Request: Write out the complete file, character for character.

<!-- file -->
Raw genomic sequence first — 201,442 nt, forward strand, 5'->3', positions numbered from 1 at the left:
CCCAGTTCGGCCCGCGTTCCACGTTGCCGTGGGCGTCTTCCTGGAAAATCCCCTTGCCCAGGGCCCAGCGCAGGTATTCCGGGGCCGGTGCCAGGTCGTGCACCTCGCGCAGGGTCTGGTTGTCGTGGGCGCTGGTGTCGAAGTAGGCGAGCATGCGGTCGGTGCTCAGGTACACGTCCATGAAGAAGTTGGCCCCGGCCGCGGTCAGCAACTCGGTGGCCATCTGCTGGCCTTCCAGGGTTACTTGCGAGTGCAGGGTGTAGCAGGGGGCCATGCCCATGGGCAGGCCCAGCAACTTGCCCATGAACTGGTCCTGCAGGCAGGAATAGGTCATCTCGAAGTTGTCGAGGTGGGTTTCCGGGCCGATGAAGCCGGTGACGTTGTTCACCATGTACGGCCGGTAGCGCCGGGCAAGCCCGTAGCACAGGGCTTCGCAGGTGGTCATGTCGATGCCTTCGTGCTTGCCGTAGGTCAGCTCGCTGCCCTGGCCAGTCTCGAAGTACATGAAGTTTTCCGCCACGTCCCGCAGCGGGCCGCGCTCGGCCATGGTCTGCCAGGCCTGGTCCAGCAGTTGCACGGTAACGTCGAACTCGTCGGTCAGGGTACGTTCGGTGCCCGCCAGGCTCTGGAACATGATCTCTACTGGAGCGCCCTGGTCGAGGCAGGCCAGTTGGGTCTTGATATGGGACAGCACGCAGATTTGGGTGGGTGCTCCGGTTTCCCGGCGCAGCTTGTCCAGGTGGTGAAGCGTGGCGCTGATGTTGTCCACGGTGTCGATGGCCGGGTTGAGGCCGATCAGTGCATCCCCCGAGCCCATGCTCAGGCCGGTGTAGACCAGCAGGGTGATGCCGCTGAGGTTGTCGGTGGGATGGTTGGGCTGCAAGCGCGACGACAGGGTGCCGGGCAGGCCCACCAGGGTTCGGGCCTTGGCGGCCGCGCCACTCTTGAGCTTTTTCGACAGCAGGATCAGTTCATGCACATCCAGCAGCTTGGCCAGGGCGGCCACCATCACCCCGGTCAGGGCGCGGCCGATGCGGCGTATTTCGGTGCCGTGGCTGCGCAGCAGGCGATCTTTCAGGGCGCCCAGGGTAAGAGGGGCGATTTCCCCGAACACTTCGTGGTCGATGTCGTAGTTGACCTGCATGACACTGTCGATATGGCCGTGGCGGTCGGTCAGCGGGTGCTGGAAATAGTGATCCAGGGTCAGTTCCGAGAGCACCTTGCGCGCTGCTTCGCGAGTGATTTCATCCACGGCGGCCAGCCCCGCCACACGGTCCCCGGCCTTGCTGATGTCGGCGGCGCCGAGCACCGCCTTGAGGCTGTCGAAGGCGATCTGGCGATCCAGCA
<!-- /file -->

Raw genomic sequence first — 201,442 nt, forward strand, 5'->3', positions numbered from 1 at the left:
CCCAGTTCGGCCCGCGTTCCACGTTGCCGTGGGCGTCTTCCTGGAAAATCCCCTTGCCCAGGGCCCAGCGCAGGTATTCCGGGGCCGGTGCCAGGTCGTGCACCTCGCGCAGGGTCTGGTTGTCGTGGGCGCTGGTGTCGAAGTAGGCGAGCATGCGGTCGGTGCTCAGGTACACGTCCATGAAGAAGTTGGCCCCGGCCGCGGTCAGCAACTCGGTGGCCATCTGCTGGCCTTCCAGGGTTACTTGCGAGTGCAGGGTGTAGCAGGGGGCCATGCCCATGGGCAGGCCCAGCAACTTGCCCATGAACTGGTCCTGCAGGCAGGAATAGGTCATCTCGAAGTTGTCGAGGTGGGTTTCCGGGCCGATGAAGCCGGTGACGTTGTTCACCATGTACGGCCGGTAGCGCCGGGCAAGCCCGTAGCACAGGGCTTCGCAGGTGGTCATGTCGATGCCTTCGTGCTTGCCGTAGGTCAGCTCGCTGCCCTGGCCAGTCTCGAAGTACATGAAGTTTTCCGCCACGTCCCGCAGCGGGCCGCGCTCGGCCATGGTCTGCCAGGCCTGGTCCAGCAGTTGCACGGTAACGTCGAACTCGTCGGTCAGGGTACGTTCGGTGCCCGCCAGGCTCTGGAACATGATCTCTACTGGAGCGCCCTGGTCGAGGCAGGCCAGTTGGGTCTTGATATGGGACAGCACGCAGATTTGGGTGGGTGCTCCGGTTTCCCGGCGCAGCTTGTCCAGGTGGTGAAGCGTGGCGCTGATGTTGTCCACGGTGTCGATGGCCGGGTTGAGGCCGATCAGTGCATCCCCCGAGCCCATGCTCAGGCCGGTGTAGACCAGCAGGGTGATGCCGCTGAGGTTGTCGGTGGGATGGTTGGGCTGCAAGCGCGACGACAGGGTGCCGGGCAGGCCCACCAGGGTTCGGGCCTTGGCGGCCGCGCCACTCTTGAGCTTTTTCGACAGCAGGATCAGTTCATGCACATCCAGCAGCTTGGCCAGGGCGGCCACCATCACCCCGGTCAGGGCGCGGCCGATGCGGCGTATTTCGGTGCCGTGGCTGCGCAGCAGGCGATCTTTCAGGGCGCCCAGGGTAAGAGGGGCGATTTCCCCGAACACTTCGTGGTCGATGTCGTAGTTGACCTGCATGACACTGTCGATATGGCCGTGGCGGTCGGTCAGCGGGTGCTGGAAATAGTGATCCAGGGTCAGTTCCGAGAGCACCTTGCGCGCTGCTTCGCGAGTGATTTCATCCACGGCGGCCAGCCCCGCCACACGGTCCCCGGCCTTGCTGATGTCGGCGGCGCCGAGCACCGCCTTGAGGCTGTCGAAGGCGATCTGGCGATCCAGCA